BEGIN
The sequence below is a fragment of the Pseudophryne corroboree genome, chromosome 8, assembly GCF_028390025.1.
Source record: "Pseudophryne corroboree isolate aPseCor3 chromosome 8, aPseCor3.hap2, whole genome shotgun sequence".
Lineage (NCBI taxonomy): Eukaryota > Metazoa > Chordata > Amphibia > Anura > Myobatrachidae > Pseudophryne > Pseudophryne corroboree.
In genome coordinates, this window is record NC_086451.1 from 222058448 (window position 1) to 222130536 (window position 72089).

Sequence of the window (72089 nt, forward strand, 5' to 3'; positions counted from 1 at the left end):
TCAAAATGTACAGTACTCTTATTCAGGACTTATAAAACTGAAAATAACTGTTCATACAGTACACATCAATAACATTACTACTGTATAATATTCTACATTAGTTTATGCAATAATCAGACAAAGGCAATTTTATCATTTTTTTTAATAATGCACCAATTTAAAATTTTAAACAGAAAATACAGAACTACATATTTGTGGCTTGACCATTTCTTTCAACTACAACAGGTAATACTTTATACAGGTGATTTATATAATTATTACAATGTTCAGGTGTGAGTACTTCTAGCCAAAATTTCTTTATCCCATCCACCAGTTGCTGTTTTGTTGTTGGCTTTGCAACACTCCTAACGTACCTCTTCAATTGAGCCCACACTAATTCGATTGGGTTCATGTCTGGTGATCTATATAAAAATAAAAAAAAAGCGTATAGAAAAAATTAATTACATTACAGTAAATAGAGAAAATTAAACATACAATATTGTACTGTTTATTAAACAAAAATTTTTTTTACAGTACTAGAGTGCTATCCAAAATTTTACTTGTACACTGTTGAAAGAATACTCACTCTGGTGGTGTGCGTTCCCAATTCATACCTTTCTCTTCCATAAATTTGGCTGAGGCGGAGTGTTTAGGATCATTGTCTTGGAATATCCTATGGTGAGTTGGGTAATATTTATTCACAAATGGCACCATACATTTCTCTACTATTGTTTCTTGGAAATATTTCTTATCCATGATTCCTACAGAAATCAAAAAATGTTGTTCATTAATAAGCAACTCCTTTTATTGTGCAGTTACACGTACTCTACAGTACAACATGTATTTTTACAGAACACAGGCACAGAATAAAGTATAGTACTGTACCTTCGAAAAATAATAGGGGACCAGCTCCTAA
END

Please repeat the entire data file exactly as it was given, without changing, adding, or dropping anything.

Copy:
The sequence below is a fragment of the Pseudophryne corroboree genome, chromosome 8, assembly GCF_028390025.1.
Source record: "Pseudophryne corroboree isolate aPseCor3 chromosome 8, aPseCor3.hap2, whole genome shotgun sequence".
Lineage (NCBI taxonomy): Eukaryota > Metazoa > Chordata > Amphibia > Anura > Myobatrachidae > Pseudophryne > Pseudophryne corroboree.
In genome coordinates, this window is record NC_086451.1 from 222058448 (window position 1) to 222130536 (window position 72089).

Sequence of the window (72089 nt, forward strand, 5' to 3'; positions counted from 1 at the left end):
TCAAAATGTACAGTACTCTTATTCAGGACTTATAAAACTGAAAATAACTGTTCATACAGTACACATCAATAACATTACTACTGTATAATATTCTACATTAGTTTATGCAATAATCAGACAAAGGCAATTTTATCATTTTTTTTAATAATGCACCAATTTAAAATTTTAAACAGAAAATACAGAACTACATATTTGTGGCTTGACCATTTCTTTCAACTACAACAGGTAATACTTTATACAGGTGATTTATATAATTATTACAATGTTCAGGTGTGAGTACTTCTAGCCAAAATTTCTTTATCCCATCCACCAGTTGCTGTTTTGTTGTTGGCTTTGCAACACTCCTAACGTACCTCTTCAATTGAGCCCACACTAATTCGATTGGGTTCATGTCTGGTGATCTATATAAAAATAAAAAAAAAGCGTATAGAAAAAATTAATTACATTACAGTAAATAGAGAAAATTAAACATACAATATTGTACTGTTTATTAAACAAAAATTTTTTTTACAGTACTAGAGTGCTATCCAAAATTTTACTTGTACACTGTTGAAAGAATACTCACTCTGGTGGTGTGCGTTCCCAATTCATACCTTTCTCTTCCATAAATTTGGCTGAGGCGGAGTGTTTAGGATCATTGTCTTGGAATATCCTATGGTGAGTTGGGTAATATTTATTCACAAATGGCACCATACATTTCTCTACTATTGTTTCTTGGAAATATTTCTTATCCATGATTCCTACAGAAATCAAAAAATGTTGTTCATTAATAAGCAACTCCTTTTATTGTGCAGTTACACGTACTCTACAGTACAACATGTATTTTTACAGAACACAGGCACAGAATAAAGTATAGTACTGTACCTTCGAAAAATAATAGGGGACCAGCTCCTAA